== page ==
Published in Volume
87, Issue 2
(February 1991)J Clin Invest.
1991, The American Society for
Human immunodeficiency virus-infected macrophages produce soluble factors that cause histological and neurochemical alterations in cultured human brains.
Department of Laboratory Medicine, San Francisco Veterans Administration Medical Center, California 94121.
Published February 1991
We wanted to establish an in vitro human model for AIDS-associated dementia and pursue the hypothesis that this disease process may be a result of soluble factors produced by HIV-infected macrophages. Human brain aggregates were prepared from nine different brain specimens, and were treated with supernatants from in vitro HIV-infected macrophages (SI), uninfected macrophages (SU), infected T cells, or macrophage-conditioned media from four AIDS patients. Seven of nine treated brains exposed to SI showed peripheral rarefaction after 1 wk of incubation that by ultrastructural analysis showed cytoplasmic vacuolation. Aggregates from two of three brain cultures treated with SI for 3 wk became smaller, an approximately 50% decrease in size. The degree of apparent toxicity in brains exposed to patient-derived macrophage supernatants paralleled the proportion of macrophages found to be expressing HIV p24. Ultrastructural abnormalities were not observed in brains treated with supernatants from HIV-infected T cells, uninfected macrophages, or LPS-activated macrophages. Levels of five neurotransmitter amino acids were decreased in comparison to the structural amino acid leucine. These findings suggest that HIV-infected macrophages, infected both in vitro as well as derived from AIDS patients' peripheral blood, produce factors that cause reproducible histochemical, ultrastructural, and functional abnormalities in human brain aggregates.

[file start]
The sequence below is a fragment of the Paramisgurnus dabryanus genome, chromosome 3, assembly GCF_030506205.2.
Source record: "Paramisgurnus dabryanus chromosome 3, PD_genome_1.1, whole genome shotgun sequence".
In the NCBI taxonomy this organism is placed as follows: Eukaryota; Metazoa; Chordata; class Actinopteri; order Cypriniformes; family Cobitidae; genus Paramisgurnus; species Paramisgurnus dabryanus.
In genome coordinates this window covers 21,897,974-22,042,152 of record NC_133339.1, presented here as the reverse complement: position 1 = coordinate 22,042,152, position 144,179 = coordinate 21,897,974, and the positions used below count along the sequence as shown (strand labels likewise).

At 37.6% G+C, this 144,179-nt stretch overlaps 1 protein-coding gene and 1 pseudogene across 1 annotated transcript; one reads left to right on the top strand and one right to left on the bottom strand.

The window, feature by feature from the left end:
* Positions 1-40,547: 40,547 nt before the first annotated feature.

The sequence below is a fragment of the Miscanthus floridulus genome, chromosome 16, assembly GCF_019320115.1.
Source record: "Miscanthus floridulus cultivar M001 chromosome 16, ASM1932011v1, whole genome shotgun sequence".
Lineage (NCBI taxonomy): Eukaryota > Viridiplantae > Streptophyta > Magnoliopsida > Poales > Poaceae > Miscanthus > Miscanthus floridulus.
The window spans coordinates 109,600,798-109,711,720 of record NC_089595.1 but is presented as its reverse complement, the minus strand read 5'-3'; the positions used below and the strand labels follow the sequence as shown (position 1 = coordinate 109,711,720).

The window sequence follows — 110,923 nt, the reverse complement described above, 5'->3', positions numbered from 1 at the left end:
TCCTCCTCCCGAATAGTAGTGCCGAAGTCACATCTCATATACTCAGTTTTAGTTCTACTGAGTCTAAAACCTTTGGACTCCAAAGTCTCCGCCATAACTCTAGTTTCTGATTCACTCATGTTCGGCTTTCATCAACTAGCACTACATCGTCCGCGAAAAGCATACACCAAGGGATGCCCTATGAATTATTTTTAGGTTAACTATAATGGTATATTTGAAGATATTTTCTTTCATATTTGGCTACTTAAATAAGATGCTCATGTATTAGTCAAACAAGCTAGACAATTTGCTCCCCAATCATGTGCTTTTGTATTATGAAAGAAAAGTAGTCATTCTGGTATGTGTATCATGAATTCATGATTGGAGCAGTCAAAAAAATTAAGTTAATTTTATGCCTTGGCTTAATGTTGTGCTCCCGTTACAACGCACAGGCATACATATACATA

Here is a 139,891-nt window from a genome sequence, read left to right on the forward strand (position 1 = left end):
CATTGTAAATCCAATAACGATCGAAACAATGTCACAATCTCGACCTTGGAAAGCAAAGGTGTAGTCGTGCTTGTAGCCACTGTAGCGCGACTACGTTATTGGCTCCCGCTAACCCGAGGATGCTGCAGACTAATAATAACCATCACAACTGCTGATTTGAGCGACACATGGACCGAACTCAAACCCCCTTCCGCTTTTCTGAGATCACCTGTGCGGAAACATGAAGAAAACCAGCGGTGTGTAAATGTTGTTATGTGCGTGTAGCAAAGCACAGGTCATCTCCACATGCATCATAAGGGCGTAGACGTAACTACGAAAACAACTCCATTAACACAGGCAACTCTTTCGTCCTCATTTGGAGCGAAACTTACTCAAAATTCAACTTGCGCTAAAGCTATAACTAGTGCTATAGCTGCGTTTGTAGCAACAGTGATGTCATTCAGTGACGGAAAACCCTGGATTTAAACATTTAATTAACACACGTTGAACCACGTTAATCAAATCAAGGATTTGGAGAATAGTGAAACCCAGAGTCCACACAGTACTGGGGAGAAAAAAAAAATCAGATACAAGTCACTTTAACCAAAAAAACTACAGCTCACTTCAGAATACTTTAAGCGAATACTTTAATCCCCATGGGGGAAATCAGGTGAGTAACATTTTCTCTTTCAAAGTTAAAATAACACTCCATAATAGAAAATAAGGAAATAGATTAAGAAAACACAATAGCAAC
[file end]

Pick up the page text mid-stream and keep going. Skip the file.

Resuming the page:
Click on an image below to see the page. View
PDF of the complete article